During the 2023 Interface Multifamily Southeast Conference, held last month in Atlanta, industry leaders from Alabama, Florida, Georgia, North Carolina, South Carolina and Tennessee gathered to network and find answers to current and looming industry questions. During the session What’s Changed and What’s Not Changed in Terms of Occupancy, Rental Rates & Operations?, moderated by LeaseLock President Ed Wolff, expert panelists shed light on the biggest challenges they anticipate in the coming year.
Panelist Walt Lamperski, president of Stonemark Management, outlined five issues:
“Owners have become much more hands on, especially as it pertains to expense control,” Lamperski said. “And, we have a lot of third-party managed properties changing hands. Owner patience is running thin due to cash flow concerns brought on primarily from rising interest rates/debt and service expense.”
Current conditions have put a microscope on industry partnerships, said panelist Teresa DeVos, senior managing director and head of portfolio management at DLP Capital.
“As the owner, we have to see continued operational results that in turn help us navigate through the impact of the non-controllable items,” DeVos said. “We expect our operating partners to control what they can to the highest degree to help offset the negative impacts of the non-controllables, like insurance and interest rate increases.”
Rising interest and insurance rates are making deals difficult to pin, said panelist Sherry Freitas, executive managing director at RangeWater Real Estate. In addition, she said, increased cap rates are causing deals to be held longer, especially those from merchant builders who can’t get the returns they underwrote in today’s market.
“Variable rate mortgages are causing stress for owners, where loan payments have doubled in some cases and caused cash flow issues,” said Freitas. “Our industry got used to larger rental increases, which are not happening now and causing stress because of how they underwrote deals.”
Housing affordability has also pushed to the forefront in decision-making, DeVos said, as Americans currently face the worst affordability levels since 2006.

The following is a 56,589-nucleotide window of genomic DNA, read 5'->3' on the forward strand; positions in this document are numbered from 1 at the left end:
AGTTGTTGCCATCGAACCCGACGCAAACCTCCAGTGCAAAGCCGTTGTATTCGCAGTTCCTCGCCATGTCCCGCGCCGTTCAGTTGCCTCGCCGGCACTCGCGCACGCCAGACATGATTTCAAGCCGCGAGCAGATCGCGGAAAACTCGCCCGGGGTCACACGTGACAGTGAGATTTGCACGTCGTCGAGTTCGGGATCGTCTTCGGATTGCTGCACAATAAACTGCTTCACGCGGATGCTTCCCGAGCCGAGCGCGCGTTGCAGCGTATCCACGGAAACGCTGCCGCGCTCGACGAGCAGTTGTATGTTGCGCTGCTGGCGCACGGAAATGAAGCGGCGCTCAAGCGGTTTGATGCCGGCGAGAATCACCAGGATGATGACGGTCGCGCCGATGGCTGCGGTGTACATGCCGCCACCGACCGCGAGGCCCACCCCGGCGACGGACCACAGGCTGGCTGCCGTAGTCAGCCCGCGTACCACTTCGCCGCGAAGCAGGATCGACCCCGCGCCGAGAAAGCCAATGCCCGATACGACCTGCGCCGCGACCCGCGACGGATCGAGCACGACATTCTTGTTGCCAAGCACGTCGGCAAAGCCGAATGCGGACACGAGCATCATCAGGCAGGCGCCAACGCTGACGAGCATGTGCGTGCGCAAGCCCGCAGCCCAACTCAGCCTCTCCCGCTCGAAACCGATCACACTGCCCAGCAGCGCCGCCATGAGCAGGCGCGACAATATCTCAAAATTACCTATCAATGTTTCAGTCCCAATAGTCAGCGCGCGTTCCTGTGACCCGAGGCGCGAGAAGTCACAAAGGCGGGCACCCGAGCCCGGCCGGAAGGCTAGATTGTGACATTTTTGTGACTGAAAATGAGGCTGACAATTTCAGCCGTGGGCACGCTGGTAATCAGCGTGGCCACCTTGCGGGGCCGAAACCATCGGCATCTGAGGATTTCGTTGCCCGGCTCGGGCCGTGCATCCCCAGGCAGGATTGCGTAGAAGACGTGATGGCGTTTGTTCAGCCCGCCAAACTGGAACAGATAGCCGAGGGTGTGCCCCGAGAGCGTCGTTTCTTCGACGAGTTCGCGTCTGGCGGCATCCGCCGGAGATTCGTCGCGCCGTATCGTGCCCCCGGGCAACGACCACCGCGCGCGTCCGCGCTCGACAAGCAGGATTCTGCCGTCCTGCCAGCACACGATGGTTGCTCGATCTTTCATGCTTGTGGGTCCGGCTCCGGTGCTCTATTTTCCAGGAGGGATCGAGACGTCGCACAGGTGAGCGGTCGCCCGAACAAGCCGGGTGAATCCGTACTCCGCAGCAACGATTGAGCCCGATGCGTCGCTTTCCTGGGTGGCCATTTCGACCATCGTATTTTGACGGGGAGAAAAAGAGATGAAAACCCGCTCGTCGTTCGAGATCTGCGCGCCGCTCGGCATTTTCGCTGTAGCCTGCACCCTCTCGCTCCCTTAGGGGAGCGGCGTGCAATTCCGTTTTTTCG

“Our mission is to invest in and finance quality, attainably priced housing communities for working families,” DeVos said. “We are mostly owning, developing or providing financing in secondary and tertiary markets. What we have seen is that occupancy has remained fairly stable while we continued to improve collected rent from lower levels in 2022, and release those apartments and achieve average rent growth of over 6% in 2023.”
Operators are also learning to live with a ‘new normal’ for occupancy rates.
“Across portfolios, occupancies have declined but remain strong based on historical standards,” said Karen Key, Southeast division president at Asset Living. “We are no longer seeing 98% consistently, but 94% to 95% is consistent in most markets. There are some pockets across the Southeast where occupancies are 92% to 93%, but there is no immediate indication of dropping to alarming levels.”
Freitas noted operators face changing renter and staffing dynamics, as well. Renters now communicate primarily through social media and expect near-immediate responses from on-site teams. She said communities must increasingly deploy technologies — like chatbots, smart home solutions, self-guided touring platforms, and automated and AI-powered delinquency services and renewals, as well as fraud detection software — to expedite processes for teams and empower them to meet renter demands.
“Our renters have changed. They’re sensitive to rent increases, and they’re narrowing their searches way before they ever step into our properties. Our online presence will make or break us,” Freitas said. “As a result, we’re leveraging technology and making more data driven decisions. We’re also elevating our teams and teaching them to recognize trends and execute on basics.”
Moving forward, panelists believe renting will become increasingly more economical than home ownership, keeping demand and occupancy strong. Centralization and operational consolidation efforts will continue, bolstered by technology, to drive efficiency and reduce expenses. And, at least through the first half of the year, markets will continue to soften and right-size. Multifamily operators need to be prepared, with strategic processes and solutions in place, to successfully adapt to the ever-changing landscape.
The mantra all panelists subscribed to was “Survive to 2025,” indicating the next 12-18 months will be challenging.
“It will be more important than ever for the industry to focus on the basics, drive incremental revenue and reduce expenses.” said Wolff.